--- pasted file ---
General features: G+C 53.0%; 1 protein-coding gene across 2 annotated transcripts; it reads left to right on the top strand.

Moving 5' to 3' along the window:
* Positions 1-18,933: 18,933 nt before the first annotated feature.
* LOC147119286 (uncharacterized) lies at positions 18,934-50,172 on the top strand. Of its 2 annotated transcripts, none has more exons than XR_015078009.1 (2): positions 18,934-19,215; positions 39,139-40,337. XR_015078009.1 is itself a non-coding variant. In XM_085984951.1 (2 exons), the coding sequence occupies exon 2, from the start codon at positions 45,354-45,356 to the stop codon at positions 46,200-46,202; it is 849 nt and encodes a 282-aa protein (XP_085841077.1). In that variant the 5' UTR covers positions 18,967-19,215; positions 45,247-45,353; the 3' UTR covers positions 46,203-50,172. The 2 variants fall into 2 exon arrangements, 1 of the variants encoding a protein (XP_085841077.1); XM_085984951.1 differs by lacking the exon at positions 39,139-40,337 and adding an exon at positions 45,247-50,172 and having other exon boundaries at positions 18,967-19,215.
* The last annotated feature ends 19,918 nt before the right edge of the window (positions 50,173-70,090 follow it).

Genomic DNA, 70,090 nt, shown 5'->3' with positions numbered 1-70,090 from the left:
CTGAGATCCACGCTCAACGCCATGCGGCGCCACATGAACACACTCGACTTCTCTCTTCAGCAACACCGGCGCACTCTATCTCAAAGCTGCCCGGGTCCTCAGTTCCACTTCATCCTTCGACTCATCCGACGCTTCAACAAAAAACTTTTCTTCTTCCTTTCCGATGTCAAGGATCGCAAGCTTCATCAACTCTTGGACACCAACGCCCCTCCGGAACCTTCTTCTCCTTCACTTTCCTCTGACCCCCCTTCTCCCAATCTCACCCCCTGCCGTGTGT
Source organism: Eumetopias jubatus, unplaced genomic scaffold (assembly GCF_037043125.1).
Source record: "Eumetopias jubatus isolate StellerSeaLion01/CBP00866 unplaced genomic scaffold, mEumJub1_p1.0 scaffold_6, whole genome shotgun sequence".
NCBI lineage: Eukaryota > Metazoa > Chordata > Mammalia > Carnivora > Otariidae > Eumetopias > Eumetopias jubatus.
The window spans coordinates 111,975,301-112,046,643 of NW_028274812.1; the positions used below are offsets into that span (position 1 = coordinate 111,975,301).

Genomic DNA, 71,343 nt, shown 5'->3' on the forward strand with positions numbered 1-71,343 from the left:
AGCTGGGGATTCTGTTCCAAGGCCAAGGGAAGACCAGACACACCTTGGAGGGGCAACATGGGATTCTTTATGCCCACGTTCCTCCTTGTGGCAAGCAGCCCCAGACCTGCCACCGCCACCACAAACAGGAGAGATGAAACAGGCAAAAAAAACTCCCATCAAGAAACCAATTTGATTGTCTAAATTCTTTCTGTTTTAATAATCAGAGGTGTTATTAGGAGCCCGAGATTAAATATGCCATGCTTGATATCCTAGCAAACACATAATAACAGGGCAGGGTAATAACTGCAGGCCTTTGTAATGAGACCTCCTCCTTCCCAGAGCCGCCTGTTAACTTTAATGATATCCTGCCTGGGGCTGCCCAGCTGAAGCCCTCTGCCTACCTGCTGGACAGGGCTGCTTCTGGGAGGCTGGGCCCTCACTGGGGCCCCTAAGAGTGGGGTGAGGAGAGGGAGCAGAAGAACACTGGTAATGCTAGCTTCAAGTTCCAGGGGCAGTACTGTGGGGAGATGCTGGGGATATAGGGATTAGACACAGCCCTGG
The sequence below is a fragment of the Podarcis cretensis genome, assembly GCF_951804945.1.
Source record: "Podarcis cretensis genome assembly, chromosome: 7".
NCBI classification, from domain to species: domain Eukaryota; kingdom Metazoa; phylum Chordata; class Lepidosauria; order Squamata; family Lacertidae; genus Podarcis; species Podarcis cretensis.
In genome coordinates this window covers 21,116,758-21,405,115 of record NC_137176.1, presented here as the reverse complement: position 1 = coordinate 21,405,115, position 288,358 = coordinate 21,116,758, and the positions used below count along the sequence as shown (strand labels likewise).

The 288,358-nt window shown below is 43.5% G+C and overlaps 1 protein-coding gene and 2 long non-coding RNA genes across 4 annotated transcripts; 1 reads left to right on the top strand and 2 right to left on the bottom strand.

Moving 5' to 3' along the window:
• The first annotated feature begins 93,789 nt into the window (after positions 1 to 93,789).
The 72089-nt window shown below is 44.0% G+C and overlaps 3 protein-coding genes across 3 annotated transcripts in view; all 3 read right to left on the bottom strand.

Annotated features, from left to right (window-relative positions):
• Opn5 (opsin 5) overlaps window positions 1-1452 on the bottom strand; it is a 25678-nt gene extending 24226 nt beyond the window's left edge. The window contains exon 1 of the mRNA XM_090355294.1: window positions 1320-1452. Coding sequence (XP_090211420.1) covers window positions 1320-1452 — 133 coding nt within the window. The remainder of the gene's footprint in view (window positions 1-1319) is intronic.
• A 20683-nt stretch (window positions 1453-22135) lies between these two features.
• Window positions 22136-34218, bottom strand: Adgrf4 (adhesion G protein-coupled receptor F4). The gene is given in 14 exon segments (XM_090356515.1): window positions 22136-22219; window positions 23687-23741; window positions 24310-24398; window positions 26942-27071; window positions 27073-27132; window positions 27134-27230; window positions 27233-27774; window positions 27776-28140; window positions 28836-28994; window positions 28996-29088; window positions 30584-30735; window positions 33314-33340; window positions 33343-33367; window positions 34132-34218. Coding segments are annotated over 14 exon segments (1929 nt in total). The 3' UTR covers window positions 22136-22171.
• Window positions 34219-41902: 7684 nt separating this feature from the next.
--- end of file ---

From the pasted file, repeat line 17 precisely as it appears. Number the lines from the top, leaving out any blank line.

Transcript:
In genome coordinates this window covers 21,116,758-21,405,115 of record NC_137176.1, presented here as the reverse complement: position 1 = coordinate 21,405,115, position 288,358 = coordinate 21,116,758, and the positions used below count along the sequence as shown (strand labels likewise).